Owning a major and respected chateau in the heart of Bordeaux and making one of the most desired red wines in the world might seem like the dream of a lifetime, but for Francis and Francoise DeWavrin-Woltner, something was missing.
That something was Chardonnay. You can't make Chardonnay in Bordeaux. At least, French law says you can't. And Francis, in particular, was fascinated with the white grape of Burgundy.
The DeWavrin-Woltners owned Chateau La Mission Haut-Brion and its companion white-wine property, Chateau Laville Haut-Brion, both in the Graves district of Bordeaux. Both the red and the white wines are acclaimed as among the finest in the world. But the white is a blend of Semillon and Sauvignon Blanc. It is not Chardonnay.
The greatness of La Mission Haut-Brion was achieved between 1919 and the early 1980s. First, Frederic Woltner and then his sons, Henri and Fernand, brought the property worldwide recognition for wine greatness.
The Peak of Excellence
It was while Chateau La Mission Haut-Brion was at its peak of excellence, then being run by Fernand's daughter, Francoise, and her husband, that I met Francis in San Francisco in early 1980.
Francis was simply gurgling about a plot of land he had just visited. "It's on Howell Mountain," he said with a gleam in his eyes. "You know Howell Mountain, on the east side of the Napa Valley. You can produce fantastic Chardonnay there."
I thought it unusual that a man so renowned for the stature of the red wines, and for the marvelous white wine of Graves, would find so fascinating this remote region of the Napa Valley, nearer to a town called Angwin than to more famous St. Helena. In 1980, Howell Mountain had no reputation whatever for white wines.
In 1980, Howell Mountain was gaining fame for its hearty red wines, Cabernet Sauvignon and Zinfandel. Not for Chardonnay.
Little did I know then that Francis was serious about his love for this particular plot of California soil, and for the Napa Valley in general. So serious, in fact, that he bought a 181-acre parcel of land in 1980 and began planting Chardonnay grapes.
Sold to Dillon
Then in 1983, the full impact of our little meeting hit me: La Mission Haut-Brion and Laville Haut-Brion were being sold. The DeWavrin-Woltners were moving to the Napa Valley, but leaving the locks, stock and barrels behind.
And the buyer of the two French properties? None other than an American, C. Douglas Dillon, New York banker; ambassador to France, 1953-57; undersecretary of state, 1958-61, and secretary of the Treasury, 1961-65.
And, incidentally, also owner of Chateau Haut-Brion, the world famous chateau that sits right across the street from the La Mission property.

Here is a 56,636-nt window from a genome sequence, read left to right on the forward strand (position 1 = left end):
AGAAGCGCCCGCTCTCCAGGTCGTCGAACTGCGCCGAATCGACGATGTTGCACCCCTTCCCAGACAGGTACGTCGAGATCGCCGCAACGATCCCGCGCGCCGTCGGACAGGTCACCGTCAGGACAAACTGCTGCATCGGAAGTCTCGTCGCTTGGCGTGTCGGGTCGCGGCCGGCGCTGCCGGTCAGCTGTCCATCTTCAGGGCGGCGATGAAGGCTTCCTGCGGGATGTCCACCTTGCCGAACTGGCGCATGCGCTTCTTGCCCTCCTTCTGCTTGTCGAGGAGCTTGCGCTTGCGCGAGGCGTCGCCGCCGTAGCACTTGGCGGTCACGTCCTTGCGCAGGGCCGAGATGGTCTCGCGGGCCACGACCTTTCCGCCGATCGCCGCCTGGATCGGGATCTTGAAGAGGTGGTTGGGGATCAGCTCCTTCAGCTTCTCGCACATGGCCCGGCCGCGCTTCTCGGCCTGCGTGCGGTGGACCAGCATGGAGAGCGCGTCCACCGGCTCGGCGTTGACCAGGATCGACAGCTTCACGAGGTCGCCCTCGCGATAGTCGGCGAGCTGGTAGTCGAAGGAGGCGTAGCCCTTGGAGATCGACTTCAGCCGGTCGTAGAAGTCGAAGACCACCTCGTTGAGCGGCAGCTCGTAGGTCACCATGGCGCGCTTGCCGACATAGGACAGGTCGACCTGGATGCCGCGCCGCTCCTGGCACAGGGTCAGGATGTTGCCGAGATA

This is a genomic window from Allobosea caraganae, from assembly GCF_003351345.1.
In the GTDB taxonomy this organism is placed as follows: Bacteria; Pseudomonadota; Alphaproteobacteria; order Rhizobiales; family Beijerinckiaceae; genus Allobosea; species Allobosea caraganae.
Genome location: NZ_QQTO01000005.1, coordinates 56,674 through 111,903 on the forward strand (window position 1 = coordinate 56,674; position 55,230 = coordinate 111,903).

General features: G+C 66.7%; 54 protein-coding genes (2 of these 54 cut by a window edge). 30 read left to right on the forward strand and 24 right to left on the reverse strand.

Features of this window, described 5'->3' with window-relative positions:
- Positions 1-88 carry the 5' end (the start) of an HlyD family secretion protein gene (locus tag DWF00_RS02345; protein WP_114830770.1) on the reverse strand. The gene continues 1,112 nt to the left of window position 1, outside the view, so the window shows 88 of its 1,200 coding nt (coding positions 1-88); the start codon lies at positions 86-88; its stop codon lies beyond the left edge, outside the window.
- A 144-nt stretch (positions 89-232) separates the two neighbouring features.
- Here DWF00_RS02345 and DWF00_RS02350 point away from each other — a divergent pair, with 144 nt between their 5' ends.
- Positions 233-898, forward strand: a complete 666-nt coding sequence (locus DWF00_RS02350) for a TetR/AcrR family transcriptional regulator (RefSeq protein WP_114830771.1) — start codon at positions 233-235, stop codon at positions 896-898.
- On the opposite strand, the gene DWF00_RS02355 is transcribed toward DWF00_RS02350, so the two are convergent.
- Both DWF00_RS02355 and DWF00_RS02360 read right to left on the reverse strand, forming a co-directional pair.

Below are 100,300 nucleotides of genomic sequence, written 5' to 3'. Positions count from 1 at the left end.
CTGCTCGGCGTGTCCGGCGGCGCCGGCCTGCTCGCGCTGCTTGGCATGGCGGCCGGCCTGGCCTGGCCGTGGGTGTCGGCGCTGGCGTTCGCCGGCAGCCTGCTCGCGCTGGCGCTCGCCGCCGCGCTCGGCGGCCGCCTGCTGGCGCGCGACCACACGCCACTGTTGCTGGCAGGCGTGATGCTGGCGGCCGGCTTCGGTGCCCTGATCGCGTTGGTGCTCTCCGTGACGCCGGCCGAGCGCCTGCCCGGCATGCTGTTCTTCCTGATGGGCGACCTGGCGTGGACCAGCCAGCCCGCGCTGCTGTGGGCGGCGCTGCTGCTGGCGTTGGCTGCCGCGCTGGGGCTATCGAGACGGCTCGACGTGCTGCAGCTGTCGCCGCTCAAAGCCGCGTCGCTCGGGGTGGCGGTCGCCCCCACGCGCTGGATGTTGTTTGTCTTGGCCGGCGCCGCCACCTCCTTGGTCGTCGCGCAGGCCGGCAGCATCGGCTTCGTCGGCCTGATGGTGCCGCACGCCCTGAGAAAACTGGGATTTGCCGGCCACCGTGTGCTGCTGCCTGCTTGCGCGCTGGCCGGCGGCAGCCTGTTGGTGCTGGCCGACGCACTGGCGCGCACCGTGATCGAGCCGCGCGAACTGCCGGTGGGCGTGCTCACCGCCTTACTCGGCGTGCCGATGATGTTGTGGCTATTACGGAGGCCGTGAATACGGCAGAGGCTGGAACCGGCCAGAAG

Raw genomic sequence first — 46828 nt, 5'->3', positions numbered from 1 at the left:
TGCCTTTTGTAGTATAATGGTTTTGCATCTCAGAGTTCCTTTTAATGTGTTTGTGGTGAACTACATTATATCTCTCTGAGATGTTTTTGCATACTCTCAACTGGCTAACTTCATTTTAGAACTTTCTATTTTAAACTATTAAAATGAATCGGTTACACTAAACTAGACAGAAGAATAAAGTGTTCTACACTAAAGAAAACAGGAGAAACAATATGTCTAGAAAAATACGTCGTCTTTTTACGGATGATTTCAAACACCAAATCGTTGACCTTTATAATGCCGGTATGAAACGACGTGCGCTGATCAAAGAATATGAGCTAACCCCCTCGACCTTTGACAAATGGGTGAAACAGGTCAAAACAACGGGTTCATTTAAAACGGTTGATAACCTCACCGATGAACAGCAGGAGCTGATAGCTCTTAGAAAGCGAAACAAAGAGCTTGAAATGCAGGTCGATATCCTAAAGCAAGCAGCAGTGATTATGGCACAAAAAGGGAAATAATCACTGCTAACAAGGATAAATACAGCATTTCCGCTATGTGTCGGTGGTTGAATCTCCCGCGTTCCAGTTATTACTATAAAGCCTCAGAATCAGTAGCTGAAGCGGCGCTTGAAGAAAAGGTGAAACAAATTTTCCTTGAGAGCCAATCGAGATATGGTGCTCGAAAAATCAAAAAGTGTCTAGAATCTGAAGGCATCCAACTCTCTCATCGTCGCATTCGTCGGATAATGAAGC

It is, obviously, ironic that an American would own two such famed French wine-producing houses and that a French family would move to California to make wine. But what's even more of a curiosity is that the property founded here, called Chateau Woltner, now makes the highest-priced Chardonnay yet released in the state.
That fact irks Francis, and he wants to keep everything in perspective: "Our Titus Vineyard wine is only 7% of our production, and we do make a much less expensive wine, too."
Less Is More
A thought well noted, except for the fact that the cheapest of the Chateau Woltner Chardonnays is $24, making it merely the fourth or fifth most expensive Chardonnay in the state.
Costs to make these wines are, however, very high, DeWavrin points out. He notes that the young vines yield only tiny amounts of grapes because they are so heavily pruned. The DeWavrin-Woltner team operates on the theory that less is more. That is, the fewer grapes you get from an acre of land, the more intense the flavors in the wine will be.
The first wines from Chateau Woltner were released in 1985 and they were limited in quantity (just 2,151 cases made of all three designations), they were controversial in quality, and expensive. The 1986s were of significantly better quality, but more expensive still, and now the 1987 wines are ready for late spring release and are even more expensive.
Since supply and price are linked, prices are high. Just 2,150 cases of the Estate Reserve were produced in 1987; only 883 cases of the St. Thomas were made, and 309 cases of the Titus were made.
The 1987 wines are, also, exceptional in quality. But they are not, as you might expect, typical California-like expressions of fruit. There is no banana, apple, pear or peach flavors here. Nor is there the traditional toasty, buttery or butterscotch elements of some California Chardonnays that are chewy and unctuous. Nor are they flabby.
No, instead these wines remind me more of Burgundy than Napa. The scents are distinctly complex and include elements such as juniper and a trace of sandalwood. But trying to compare these wines to other fruits or vegetables simply can't do justice to the fact that they simply taste like great French white Burgundy.